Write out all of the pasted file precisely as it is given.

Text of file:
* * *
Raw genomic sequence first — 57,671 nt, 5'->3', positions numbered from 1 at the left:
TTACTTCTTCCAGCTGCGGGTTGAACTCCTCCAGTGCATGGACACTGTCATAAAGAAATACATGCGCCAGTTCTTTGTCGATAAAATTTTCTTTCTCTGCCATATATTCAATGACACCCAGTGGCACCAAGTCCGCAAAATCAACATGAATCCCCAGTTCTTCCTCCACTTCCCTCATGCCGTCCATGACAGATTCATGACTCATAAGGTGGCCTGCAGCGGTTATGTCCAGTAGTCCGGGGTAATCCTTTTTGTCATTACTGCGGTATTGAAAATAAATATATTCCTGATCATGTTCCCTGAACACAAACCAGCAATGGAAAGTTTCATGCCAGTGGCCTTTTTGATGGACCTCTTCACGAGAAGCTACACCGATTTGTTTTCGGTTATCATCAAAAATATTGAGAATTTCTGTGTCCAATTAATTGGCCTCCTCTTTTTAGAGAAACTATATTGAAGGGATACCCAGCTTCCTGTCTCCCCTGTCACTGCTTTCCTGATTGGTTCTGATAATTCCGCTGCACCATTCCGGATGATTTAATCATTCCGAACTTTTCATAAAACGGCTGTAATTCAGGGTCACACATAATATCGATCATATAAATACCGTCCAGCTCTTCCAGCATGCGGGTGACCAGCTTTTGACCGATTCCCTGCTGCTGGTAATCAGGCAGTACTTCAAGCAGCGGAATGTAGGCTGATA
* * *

Raw genomic sequence first — 57,671 nt, 5'->3', positions numbered from 1 at the left:
TTACTTCTTCCAGCTGCGGGTTGAACTCCTCCAGTGCATGGACACTGTCATAAAGAAATACATGCGCCAGTTCTTTGTCGATAAAATTTTCTTTCTCTGCCATATATTCAATGACACCCAGTGGCACCAAGTCCGCAAAATCAACATGAATCCCCAGTTCTTCCTCCACTTCCCTCATGCCGTCCATGACAGATTCATGACTCATAAGGTGGCCTGCAGCGGTTATGTCCAGTAGTCCGGGGTAATCCTTTTTGTCATTACTGCGGTATTGAAAATAAATATATTCCTGATCATGTTCCCTGAACACAAACCAGCAATGGAAAGTTTCATGCCAGTGGCCTTTTTGATGGACCTCTTCACGAGAAGCTACACCGATTTGTTTTCGGTTATCATCAAAAATATTGAGAATTTCTGTGTCCAATTAATTGGCCTCCTCTTTTTAGAGAAACTATATTGAAGGGATACCCAGCTTCCTGTCTCCCCTGTCACTGCTTTCCTGATTGGTTCTGATAATTCCGCTGCACCATTCCGGATGATTTAATCATTCCGAACTTTTCATAAAACGGCTGTAATTCAGGGTCACACATAATATCGATCATATAAATACCGTCCAGCTCTTCCAGCATGCGGGTGACCAGCTTTTGACCGATTCCCTGCTGCTGGTAATCAGGCAGTACTTCAAGCAGCGGAATGTAGGCTGATA